Trading privacy for ‘security’

By Luke Wilusz

The Transportation Security Administration recently announced that it would be expanding its Pre-Check program that allows certain passengers a chance to bypass some of the more time-consuming security measures at airports. The TSA has been testing the program for a few years, and it is set to expand it to several more national airports, including O’Hare, by the end of March.

Pre-Check is designed to allow the TSA to focus on unknown and higher-risk passengers by allowing frequent flyers with certain participating airlines to register with the TSA and potentially bypass certain screening procedures, such as removing their shoes and belts or taking laptops out of their bags.

I’ve always thought that the TSA’s invasive screening measures—particularly more recent innovations such as full-body X-ray photography and the safety grope protocol—are largely unnecessary. They don’t make travel safer in any significant or measurable way. All they do is provide the appearance of safety and give travelers a false sense of security by making them go through regimented, official but ultimately empty motions and perpetuate a general sense of fear regarding air travel and terrorism. And when people are scared, they are more willing to sacrifice their personal freedoms and privacy for something that makes them feel safe, even if it really doesn’t make them safer.

The government has, for the most part, been coasting on this fear since 9/11 in order to increase its power and overstep its constitutional bounds. The PATRIOT Act, overseas military prisons like Guantanamo Bay and “enhanced interrogation techniques” are just a few of the offenses committed in the name of national security. The phrase “national security” in and of itself has become a sort of Jedi mind trick officials use when they want to get away with something without questioning. You might call the whole situation somewhat Orwellian.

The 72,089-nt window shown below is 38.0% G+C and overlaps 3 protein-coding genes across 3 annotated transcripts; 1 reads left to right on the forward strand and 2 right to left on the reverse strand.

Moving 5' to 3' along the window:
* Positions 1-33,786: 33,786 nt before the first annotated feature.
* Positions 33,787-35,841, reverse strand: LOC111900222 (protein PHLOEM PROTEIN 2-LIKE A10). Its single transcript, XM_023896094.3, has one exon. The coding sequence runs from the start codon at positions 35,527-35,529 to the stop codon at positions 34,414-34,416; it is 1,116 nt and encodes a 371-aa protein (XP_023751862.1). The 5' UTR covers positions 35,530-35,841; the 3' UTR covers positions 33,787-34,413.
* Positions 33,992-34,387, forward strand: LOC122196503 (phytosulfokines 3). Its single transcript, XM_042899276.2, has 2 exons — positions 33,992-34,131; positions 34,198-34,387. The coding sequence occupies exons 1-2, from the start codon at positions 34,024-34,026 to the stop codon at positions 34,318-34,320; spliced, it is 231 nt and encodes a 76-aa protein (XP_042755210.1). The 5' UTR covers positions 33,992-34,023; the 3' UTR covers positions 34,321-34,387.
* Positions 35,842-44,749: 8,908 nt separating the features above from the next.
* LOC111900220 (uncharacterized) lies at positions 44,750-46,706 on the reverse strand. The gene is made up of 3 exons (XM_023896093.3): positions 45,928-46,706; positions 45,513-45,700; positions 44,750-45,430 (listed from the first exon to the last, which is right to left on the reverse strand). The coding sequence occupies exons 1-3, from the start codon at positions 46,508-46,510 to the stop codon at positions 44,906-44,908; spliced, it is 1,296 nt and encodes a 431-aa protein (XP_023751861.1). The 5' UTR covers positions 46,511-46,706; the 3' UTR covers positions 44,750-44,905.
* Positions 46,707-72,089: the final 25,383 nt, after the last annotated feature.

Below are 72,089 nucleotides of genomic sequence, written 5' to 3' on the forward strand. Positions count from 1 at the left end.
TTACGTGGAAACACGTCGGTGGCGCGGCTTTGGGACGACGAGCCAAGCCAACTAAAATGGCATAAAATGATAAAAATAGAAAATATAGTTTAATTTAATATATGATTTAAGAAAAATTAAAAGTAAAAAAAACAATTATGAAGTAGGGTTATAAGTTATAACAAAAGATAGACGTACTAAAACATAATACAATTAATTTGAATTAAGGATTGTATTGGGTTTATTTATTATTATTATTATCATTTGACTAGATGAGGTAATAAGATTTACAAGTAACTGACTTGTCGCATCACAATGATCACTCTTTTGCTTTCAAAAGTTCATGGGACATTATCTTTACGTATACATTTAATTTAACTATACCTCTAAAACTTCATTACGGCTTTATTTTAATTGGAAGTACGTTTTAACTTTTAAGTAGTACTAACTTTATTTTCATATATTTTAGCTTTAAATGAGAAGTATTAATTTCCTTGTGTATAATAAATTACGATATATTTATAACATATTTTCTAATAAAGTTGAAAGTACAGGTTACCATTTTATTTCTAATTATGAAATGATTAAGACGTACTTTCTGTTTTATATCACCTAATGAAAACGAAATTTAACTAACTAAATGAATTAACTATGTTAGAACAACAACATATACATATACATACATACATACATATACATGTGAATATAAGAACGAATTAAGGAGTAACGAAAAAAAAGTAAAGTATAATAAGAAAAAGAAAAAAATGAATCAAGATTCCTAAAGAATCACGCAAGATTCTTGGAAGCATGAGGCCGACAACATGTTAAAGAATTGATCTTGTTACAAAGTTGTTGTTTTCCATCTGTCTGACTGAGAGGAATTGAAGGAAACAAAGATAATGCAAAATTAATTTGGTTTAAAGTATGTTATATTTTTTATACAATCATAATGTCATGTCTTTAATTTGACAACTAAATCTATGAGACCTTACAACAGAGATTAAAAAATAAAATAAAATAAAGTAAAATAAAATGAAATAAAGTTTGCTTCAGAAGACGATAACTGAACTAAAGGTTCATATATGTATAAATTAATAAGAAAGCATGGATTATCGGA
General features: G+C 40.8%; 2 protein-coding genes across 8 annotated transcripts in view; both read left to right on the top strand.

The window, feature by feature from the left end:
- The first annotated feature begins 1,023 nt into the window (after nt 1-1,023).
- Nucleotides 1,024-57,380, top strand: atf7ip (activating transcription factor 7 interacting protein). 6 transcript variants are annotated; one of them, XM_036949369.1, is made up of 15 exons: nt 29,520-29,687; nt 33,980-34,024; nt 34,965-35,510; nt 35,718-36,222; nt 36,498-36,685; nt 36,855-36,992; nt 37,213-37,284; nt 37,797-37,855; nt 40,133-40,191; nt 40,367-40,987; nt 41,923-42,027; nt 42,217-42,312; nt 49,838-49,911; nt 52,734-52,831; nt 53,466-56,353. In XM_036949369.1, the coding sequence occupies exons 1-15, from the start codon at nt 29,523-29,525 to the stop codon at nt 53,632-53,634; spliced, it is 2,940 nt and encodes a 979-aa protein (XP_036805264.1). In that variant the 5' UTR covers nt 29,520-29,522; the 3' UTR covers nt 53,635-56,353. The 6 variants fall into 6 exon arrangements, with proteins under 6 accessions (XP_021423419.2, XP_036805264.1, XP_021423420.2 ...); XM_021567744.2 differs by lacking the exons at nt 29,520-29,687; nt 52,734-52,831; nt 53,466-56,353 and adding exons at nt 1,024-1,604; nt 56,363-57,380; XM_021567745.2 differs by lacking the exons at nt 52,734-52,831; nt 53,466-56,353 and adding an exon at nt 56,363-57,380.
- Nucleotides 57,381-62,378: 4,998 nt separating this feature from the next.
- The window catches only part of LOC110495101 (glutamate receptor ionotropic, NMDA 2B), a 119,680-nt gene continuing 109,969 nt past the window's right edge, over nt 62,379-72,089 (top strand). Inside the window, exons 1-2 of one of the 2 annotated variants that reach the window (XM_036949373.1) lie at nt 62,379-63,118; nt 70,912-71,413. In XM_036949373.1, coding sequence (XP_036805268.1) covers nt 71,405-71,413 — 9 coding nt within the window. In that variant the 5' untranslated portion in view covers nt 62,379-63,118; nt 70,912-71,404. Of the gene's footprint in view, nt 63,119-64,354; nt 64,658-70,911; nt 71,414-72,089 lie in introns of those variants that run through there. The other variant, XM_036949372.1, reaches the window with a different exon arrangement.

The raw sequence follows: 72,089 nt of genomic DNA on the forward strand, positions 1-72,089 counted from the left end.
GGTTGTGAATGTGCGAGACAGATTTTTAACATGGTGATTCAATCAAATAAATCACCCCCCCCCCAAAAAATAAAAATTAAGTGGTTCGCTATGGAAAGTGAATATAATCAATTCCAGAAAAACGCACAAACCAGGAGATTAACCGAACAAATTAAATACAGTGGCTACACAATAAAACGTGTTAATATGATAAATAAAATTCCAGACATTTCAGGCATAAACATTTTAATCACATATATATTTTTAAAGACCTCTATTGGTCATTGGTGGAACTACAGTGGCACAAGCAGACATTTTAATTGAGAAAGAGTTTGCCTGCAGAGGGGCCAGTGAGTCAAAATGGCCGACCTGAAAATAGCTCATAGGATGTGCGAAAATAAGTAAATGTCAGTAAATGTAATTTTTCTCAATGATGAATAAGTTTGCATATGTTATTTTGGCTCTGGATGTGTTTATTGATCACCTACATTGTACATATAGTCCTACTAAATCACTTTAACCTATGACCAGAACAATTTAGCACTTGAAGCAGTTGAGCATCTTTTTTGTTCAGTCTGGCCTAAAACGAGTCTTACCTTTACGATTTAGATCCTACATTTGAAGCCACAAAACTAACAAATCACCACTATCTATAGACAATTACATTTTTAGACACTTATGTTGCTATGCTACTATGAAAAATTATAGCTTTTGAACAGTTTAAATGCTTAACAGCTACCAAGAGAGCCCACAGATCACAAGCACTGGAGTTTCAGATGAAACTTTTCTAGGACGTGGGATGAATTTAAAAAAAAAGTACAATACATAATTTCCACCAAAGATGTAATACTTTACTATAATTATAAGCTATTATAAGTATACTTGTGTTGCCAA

But now we’ve moved beyond Orwell and firmly into Huxley territory. Rather than forcefully probing further into citizens’ privacy, the TSA is offering a method by which people can willingly volunteer to give away their personal information and register on some classified government database for the convenience of skipping some invasive searches that they shouldn’t have to be subjected to in the first place. The worst part is, I’m sure the program will be a huge hit. People will think it’s a great idea, and they’ll sign up in droves to expedite their boarding process.

I know waiting in security lines and going through all of the inane motions is a hassle, but in this case I’d say it’s the lesser of two evils. I have no idea what the government would be doing with the data I submit, how long it would be kept on record or when it might be used against me. With my shoes, at least I can watch where they put them and be reasonably sure I’ll get them back in a minute or two.